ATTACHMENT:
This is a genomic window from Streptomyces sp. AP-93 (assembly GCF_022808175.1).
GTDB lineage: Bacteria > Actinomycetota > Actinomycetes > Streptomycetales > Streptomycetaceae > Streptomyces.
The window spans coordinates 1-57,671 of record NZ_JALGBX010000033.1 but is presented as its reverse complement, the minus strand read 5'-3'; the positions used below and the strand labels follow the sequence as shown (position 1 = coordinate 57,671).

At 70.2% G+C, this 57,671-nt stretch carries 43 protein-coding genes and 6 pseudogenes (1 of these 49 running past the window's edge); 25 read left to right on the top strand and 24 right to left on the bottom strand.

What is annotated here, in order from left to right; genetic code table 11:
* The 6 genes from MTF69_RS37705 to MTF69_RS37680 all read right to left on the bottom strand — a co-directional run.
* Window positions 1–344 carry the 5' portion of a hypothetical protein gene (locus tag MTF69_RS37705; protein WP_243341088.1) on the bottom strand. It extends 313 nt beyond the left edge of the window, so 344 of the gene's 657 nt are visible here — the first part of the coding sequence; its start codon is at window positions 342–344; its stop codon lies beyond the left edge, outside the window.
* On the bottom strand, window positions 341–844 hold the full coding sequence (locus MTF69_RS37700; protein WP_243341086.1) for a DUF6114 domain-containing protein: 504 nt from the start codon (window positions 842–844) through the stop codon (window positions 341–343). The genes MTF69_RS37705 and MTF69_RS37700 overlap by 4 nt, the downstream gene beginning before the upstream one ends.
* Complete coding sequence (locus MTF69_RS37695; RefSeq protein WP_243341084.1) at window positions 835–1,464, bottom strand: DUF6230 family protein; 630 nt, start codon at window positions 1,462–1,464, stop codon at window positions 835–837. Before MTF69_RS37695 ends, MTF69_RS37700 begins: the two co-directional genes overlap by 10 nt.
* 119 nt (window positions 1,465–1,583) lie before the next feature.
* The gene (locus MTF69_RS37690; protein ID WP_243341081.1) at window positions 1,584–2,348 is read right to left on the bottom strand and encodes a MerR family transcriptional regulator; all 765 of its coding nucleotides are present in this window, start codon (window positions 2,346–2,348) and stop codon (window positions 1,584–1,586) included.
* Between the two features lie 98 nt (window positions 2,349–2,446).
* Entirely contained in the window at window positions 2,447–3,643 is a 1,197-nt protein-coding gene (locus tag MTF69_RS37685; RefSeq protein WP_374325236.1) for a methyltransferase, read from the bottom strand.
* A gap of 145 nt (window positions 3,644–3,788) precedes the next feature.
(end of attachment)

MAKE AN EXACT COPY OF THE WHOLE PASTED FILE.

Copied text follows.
This is a genomic window from Streptomyces sp. AP-93 (assembly GCF_022808175.1).
GTDB lineage: Bacteria > Actinomycetota > Actinomycetes > Streptomycetales > Streptomycetaceae > Streptomyces.
The window spans coordinates 1-57,671 of record NZ_JALGBX010000033.1 but is presented as its reverse complement, the minus strand read 5'-3'; the positions used below and the strand labels follow the sequence as shown (position 1 = coordinate 57,671).

At 70.2% G+C, this 57,671-nt stretch carries 43 protein-coding genes and 6 pseudogenes (1 of these 49 running past the window's edge); 25 read left to right on the top strand and 24 right to left on the bottom strand.

What is annotated here, in order from left to right; genetic code table 11:
* The 6 genes from MTF69_RS37705 to MTF69_RS37680 all read right to left on the bottom strand — a co-directional run.
* Window positions 1–344 carry the 5' portion of a hypothetical protein gene (locus tag MTF69_RS37705; protein WP_243341088.1) on the bottom strand. It extends 313 nt beyond the left edge of the window, so 344 of the gene's 657 nt are visible here — the first part of the coding sequence; its start codon is at window positions 342–344; its stop codon lies beyond the left edge, outside the window.
* On the bottom strand, window positions 341–844 hold the full coding sequence (locus MTF69_RS37700; protein WP_243341086.1) for a DUF6114 domain-containing protein: 504 nt from the start codon (window positions 842–844) through the stop codon (window positions 341–343). The genes MTF69_RS37705 and MTF69_RS37700 overlap by 4 nt, the downstream gene beginning before the upstream one ends.
* Complete coding sequence (locus MTF69_RS37695; RefSeq protein WP_243341084.1) at window positions 835–1,464, bottom strand: DUF6230 family protein; 630 nt, start codon at window positions 1,462–1,464, stop codon at window positions 835–837. Before MTF69_RS37695 ends, MTF69_RS37700 begins: the two co-directional genes overlap by 10 nt.
* 119 nt (window positions 1,465–1,583) lie before the next feature.
* The gene (locus MTF69_RS37690; protein ID WP_243341081.1) at window positions 1,584–2,348 is read right to left on the bottom strand and encodes a MerR family transcriptional regulator; all 765 of its coding nucleotides are present in this window, start codon (window positions 2,346–2,348) and stop codon (window positions 1,584–1,586) included.
* Between the two features lie 98 nt (window positions 2,349–2,446).
* Entirely contained in the window at window positions 2,447–3,643 is a 1,197-nt protein-coding gene (locus tag MTF69_RS37685; RefSeq protein WP_374325236.1) for a methyltransferase, read from the bottom strand.
* A gap of 145 nt (window positions 3,644–3,788) precedes the next feature.